The effects of lesion and treatment-related recovery on functional network modularity in post-stroke dysgraphia

Yuan Tao, Brenda Rapp

Research output: Contribution to journalArticlepeer-review

9 Scopus citations


A better understanding of the neural network properties that support cognitive recovery after a brain lesion is important for our understanding of human neuroplasticity and may have valuable clinical implications. In fifteen individuals with chronic, acquired written language deficits subsequent to left-hemisphere stroke, we used task-based functional connectivity to evaluate the relationship between the graph-theoretic measures (modularity, participation coefficient and within-module degree z-score) and written language production accuracy before and after behavioral treatment. A reference modular structure and local and global hubs identified from healthy controls formed the basis of the analyses. Overall, the investigation revealed that less modular networks with greater global and lower local integration were associated with greater deficit severity and lower response to treatment. Furthermore, we found treatment-induced increases in modularity and local integration measures. In particular, local integration within intact ventral occipital-temporal regions of the spelling network showed the greatest increase in local integration following treatment. This investigation significantly extends previous research by using task-based (rather than resting-state) functional connectivity to examine a larger set of network characteristics in the evaluation of treatment-induced recovery and by including comparisons with control participants. The findings demonstrate the relevance of network modularity for understanding the neuroplasticity supporting functional neural reorganization.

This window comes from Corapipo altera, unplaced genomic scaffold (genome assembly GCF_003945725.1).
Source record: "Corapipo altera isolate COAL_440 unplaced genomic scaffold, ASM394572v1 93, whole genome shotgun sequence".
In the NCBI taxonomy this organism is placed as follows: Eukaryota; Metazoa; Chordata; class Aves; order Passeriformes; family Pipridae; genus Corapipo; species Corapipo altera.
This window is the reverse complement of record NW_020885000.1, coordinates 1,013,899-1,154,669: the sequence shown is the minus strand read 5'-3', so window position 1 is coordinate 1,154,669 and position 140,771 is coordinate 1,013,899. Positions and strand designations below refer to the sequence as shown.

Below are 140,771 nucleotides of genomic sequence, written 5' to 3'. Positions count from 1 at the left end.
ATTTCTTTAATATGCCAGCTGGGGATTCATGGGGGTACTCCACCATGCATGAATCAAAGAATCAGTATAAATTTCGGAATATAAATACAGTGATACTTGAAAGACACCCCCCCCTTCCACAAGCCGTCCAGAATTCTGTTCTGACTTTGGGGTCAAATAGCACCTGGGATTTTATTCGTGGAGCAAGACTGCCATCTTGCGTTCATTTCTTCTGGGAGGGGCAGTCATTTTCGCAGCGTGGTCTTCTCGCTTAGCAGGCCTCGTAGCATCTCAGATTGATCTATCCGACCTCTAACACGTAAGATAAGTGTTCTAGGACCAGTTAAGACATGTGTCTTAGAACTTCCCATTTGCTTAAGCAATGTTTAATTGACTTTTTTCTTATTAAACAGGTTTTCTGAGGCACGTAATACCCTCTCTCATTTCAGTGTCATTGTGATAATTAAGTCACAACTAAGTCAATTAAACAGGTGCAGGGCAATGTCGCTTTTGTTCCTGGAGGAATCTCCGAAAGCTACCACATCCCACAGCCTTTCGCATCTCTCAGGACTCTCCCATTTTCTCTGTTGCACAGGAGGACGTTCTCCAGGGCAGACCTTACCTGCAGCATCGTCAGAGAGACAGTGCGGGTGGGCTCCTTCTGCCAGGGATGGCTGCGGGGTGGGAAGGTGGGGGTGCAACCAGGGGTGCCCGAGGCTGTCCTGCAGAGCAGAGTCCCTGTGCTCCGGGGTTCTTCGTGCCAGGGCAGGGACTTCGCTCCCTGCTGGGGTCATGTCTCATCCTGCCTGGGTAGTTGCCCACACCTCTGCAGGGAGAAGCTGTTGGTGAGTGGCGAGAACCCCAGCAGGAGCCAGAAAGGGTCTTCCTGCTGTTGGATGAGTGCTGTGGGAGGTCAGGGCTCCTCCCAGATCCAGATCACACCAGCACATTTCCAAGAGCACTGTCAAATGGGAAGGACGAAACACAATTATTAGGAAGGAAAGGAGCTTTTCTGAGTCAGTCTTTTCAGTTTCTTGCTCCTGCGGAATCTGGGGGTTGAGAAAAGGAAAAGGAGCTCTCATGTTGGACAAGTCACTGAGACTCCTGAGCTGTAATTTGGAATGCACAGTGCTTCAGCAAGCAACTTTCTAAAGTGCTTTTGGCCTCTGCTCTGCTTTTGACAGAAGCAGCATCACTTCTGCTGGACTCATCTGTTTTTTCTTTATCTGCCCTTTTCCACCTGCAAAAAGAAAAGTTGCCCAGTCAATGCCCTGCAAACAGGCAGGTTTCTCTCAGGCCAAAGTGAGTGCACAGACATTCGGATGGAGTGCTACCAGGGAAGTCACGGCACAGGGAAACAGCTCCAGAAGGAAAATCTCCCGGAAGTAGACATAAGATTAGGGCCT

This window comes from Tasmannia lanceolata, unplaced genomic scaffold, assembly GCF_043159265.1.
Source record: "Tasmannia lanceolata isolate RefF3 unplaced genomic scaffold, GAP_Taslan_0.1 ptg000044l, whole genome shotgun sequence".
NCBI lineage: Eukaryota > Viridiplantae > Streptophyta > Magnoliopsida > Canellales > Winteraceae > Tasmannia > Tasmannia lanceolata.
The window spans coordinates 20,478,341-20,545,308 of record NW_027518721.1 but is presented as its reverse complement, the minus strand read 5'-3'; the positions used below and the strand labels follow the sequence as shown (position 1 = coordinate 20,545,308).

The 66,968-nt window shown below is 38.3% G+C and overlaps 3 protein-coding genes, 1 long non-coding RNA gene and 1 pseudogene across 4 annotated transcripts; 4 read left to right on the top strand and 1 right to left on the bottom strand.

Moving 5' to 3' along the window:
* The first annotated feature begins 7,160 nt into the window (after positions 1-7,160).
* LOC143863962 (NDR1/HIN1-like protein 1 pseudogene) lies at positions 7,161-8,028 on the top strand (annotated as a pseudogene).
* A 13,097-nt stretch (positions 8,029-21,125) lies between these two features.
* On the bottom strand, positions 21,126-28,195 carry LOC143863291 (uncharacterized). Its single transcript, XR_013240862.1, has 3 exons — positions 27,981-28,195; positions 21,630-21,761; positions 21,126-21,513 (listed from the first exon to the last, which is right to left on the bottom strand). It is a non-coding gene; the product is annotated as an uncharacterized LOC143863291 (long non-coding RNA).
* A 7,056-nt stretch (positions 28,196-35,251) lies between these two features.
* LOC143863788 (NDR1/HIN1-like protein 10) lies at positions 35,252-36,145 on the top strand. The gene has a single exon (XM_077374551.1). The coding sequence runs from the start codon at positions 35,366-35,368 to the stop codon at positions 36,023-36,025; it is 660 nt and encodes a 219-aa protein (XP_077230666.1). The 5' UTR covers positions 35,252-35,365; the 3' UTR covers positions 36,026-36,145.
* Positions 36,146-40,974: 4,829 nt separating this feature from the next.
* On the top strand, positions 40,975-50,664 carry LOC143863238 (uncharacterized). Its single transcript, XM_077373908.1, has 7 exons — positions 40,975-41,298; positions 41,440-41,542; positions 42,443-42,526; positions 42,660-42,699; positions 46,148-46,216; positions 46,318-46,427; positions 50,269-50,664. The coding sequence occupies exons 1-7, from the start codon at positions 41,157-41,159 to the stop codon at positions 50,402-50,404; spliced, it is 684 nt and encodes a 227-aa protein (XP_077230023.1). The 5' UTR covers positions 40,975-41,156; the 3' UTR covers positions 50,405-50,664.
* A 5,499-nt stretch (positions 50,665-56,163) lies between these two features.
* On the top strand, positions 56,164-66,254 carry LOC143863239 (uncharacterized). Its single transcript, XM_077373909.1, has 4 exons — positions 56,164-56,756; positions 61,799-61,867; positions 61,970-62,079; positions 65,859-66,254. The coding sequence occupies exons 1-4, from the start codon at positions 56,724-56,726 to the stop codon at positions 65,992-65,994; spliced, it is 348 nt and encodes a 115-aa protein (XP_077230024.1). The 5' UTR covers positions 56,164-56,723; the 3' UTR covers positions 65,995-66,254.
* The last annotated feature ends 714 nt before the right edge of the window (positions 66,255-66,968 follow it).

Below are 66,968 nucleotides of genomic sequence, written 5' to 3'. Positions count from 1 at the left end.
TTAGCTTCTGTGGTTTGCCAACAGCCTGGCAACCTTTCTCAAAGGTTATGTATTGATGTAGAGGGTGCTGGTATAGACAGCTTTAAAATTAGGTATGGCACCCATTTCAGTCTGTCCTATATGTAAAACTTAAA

Original languageEnglish (US)
Article number101865
JournalNeuroImage: Clinical
StatePublished - 2019


  • Cognitive recovery
  • Dysgraphia
  • Graph-theoretic measures
  • Modularity
  • Network property
  • Neuroplasticity

ASJC Scopus subject areas

  • Radiology Nuclear Medicine and imaging
  • Neurology
  • Clinical Neurology
  • Cognitive Neuroscience


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